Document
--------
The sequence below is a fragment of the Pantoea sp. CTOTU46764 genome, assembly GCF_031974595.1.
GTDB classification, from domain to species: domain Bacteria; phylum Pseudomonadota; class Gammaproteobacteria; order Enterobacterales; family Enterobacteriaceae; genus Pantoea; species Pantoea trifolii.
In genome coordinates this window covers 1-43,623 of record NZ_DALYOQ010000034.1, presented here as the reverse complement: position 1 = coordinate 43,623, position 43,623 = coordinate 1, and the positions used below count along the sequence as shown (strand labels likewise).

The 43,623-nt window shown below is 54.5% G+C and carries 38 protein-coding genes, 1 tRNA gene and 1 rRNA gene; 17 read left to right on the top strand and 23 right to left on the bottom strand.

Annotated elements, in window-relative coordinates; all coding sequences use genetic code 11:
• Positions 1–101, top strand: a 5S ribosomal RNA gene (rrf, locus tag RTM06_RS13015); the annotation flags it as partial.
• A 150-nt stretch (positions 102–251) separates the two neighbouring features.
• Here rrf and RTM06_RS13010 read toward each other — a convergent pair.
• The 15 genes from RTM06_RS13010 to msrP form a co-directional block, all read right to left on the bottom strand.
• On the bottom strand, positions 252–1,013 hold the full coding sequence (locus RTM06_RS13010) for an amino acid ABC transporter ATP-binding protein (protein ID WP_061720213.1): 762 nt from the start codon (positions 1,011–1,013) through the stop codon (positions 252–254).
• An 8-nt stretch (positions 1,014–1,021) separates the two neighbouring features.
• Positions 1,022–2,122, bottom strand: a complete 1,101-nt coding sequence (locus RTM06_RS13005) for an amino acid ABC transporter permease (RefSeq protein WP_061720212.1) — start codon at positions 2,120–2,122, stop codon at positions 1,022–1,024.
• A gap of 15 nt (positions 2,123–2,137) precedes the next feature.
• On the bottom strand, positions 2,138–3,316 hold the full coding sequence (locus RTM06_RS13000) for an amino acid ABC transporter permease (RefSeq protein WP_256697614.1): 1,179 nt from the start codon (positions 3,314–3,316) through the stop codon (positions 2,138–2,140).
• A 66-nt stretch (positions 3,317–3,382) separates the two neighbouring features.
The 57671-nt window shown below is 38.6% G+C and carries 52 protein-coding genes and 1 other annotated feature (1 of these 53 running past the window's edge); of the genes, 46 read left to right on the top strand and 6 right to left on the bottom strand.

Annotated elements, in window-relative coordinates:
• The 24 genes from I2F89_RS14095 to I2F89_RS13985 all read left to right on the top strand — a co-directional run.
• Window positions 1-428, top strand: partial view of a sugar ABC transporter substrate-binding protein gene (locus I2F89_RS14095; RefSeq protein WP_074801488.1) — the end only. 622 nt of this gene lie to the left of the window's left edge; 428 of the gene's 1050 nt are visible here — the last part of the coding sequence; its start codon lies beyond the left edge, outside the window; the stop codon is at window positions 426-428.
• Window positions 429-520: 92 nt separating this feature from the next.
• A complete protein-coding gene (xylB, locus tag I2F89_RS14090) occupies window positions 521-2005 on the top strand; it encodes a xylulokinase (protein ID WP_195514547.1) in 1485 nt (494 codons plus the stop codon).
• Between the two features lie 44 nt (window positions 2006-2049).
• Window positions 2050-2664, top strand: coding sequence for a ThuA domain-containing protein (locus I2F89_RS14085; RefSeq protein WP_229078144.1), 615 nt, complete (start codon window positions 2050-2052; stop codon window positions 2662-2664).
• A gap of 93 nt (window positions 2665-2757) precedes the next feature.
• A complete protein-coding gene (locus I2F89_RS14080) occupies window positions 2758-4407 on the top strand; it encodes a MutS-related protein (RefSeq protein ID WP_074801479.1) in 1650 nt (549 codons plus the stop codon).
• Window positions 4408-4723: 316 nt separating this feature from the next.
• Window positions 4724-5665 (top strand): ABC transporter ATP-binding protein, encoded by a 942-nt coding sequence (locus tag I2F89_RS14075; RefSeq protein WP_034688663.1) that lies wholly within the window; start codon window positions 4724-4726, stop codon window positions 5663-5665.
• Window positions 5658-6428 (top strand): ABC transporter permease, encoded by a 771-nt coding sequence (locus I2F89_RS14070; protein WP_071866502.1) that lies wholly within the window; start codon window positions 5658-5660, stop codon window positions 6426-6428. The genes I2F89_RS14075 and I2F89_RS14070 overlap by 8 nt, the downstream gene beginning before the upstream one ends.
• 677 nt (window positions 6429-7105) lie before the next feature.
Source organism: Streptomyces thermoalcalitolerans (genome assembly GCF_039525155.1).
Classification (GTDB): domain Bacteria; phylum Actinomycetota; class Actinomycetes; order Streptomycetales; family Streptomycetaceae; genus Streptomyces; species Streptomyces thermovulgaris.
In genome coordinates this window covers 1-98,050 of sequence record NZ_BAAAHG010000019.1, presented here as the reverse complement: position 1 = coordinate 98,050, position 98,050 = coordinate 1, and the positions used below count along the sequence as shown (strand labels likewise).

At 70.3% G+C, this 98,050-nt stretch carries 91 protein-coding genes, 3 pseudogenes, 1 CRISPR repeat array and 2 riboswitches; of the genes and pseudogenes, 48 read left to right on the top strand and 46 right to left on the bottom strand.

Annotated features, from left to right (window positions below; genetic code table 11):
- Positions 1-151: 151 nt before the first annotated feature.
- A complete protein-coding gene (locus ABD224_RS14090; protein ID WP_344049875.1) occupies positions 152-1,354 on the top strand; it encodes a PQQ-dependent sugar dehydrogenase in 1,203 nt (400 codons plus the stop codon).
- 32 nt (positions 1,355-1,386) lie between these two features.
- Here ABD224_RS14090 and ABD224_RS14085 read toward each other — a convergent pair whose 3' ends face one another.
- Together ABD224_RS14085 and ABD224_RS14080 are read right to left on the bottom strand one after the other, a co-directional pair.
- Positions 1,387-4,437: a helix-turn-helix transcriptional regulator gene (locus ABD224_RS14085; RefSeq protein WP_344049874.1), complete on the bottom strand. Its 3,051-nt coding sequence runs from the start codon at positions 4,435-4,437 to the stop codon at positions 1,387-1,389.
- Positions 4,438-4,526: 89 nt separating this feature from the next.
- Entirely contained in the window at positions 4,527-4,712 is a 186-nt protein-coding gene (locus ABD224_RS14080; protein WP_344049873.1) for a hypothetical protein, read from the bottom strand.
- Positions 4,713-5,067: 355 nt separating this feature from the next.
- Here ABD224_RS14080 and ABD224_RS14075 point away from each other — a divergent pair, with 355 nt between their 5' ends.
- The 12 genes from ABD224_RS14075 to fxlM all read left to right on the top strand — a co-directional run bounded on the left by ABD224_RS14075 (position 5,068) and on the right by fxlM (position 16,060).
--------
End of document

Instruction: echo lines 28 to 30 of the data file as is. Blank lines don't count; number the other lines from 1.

• Window positions 5658-6428 (top strand): ABC transporter permease, encoded by a 771-nt coding sequence (locus I2F89_RS14070; protein WP_071866502.1) that lies wholly within the window; start codon window positions 5658-5660, stop codon window positions 6426-6428. The genes I2F89_RS14075 and I2F89_RS14070 overlap by 8 nt, the downstream gene beginning before the upstream one ends.
• 677 nt (window positions 6429-7105) lie before the next feature.
Source organism: Streptomyces thermoalcalitolerans (genome assembly GCF_039525155.1).